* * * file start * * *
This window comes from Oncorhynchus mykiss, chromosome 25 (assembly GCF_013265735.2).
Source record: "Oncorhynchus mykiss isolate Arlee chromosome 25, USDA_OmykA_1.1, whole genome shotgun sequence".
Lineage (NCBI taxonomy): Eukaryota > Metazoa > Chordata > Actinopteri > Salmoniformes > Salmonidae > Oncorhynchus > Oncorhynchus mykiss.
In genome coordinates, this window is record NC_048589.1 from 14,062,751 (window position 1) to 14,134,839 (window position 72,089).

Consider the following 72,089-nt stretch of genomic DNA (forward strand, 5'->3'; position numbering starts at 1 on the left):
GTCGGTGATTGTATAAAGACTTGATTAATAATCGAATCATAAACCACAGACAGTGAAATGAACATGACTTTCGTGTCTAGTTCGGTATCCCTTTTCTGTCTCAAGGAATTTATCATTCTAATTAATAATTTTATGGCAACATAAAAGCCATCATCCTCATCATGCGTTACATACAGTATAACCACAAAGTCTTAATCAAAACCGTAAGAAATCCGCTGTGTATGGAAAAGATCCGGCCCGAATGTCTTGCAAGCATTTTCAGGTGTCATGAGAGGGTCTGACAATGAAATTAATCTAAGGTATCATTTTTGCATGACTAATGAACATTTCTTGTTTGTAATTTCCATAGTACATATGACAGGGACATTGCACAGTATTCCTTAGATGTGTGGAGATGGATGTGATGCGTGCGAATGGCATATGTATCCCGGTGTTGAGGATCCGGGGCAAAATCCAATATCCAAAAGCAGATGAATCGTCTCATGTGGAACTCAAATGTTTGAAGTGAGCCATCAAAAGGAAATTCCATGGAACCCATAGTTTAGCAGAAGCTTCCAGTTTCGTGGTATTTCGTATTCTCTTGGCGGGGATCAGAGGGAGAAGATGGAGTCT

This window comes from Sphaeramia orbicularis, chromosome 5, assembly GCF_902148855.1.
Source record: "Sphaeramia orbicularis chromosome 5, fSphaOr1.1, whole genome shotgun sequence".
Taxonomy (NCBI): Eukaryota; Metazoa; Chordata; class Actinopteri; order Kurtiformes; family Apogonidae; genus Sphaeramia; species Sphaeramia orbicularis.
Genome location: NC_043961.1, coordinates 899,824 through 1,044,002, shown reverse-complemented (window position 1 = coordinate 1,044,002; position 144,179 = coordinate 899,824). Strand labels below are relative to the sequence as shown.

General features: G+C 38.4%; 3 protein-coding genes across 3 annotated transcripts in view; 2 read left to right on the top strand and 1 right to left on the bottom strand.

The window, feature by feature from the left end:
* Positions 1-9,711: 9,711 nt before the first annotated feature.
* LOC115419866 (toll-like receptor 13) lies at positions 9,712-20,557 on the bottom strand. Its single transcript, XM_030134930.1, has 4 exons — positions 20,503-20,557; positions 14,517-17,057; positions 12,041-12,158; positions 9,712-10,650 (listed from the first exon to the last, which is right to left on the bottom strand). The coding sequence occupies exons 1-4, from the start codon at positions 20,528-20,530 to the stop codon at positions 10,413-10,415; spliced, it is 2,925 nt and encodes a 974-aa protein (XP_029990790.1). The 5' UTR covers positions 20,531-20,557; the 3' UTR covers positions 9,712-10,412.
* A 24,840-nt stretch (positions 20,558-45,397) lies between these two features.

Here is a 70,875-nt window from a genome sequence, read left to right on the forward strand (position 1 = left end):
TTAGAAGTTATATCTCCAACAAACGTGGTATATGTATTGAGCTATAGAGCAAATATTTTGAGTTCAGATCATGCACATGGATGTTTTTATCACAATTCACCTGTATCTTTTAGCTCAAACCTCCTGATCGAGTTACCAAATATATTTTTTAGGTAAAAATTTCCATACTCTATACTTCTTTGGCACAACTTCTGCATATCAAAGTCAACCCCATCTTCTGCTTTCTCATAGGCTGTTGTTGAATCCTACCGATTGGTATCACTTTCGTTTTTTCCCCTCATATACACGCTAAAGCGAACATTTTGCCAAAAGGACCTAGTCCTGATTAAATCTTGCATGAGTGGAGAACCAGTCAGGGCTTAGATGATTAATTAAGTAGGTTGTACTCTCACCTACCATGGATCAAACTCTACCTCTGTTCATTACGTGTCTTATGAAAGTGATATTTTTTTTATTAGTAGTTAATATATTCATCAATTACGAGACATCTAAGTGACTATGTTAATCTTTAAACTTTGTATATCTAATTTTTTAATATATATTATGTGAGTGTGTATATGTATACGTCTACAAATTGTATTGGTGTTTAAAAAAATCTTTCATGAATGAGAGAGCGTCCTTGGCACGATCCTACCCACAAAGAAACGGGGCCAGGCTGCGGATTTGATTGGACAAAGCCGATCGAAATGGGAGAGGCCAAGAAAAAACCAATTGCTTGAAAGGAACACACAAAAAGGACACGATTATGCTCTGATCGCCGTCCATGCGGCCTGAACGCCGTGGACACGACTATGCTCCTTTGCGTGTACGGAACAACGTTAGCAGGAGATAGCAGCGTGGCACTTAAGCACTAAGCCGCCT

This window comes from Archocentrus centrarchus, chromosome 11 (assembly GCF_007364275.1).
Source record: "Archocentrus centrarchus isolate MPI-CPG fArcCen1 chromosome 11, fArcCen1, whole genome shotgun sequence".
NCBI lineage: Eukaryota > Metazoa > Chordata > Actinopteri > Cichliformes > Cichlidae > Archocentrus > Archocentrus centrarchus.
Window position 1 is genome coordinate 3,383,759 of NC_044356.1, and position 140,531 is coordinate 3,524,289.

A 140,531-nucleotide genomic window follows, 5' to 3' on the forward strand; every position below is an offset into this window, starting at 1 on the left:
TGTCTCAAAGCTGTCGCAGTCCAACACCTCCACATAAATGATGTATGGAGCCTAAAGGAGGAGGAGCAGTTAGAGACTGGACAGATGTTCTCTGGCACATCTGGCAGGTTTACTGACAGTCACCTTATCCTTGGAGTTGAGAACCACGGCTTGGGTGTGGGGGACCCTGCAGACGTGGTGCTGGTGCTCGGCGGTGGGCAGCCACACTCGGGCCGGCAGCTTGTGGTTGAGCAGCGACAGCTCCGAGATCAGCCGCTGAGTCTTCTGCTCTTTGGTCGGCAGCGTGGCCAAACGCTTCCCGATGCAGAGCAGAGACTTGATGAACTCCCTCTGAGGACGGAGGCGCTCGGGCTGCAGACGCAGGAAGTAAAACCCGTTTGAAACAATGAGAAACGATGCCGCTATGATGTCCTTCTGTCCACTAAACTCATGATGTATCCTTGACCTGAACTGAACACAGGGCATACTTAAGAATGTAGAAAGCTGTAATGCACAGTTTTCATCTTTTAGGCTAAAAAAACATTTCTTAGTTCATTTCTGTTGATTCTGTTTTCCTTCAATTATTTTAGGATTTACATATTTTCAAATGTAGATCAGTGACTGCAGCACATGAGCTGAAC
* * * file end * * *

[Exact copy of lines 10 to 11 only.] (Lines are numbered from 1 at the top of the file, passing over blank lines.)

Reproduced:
Genome location: NC_043961.1, coordinates 899,824 through 1,044,002, shown reverse-complemented (window position 1 = coordinate 1,044,002; position 144,179 = coordinate 899,824). Strand labels below are relative to the sequence as shown.

General features: G+C 38.4%; 3 protein-coding genes across 3 annotated transcripts in view; 2 read left to right on the top strand and 1 right to left on the bottom strand.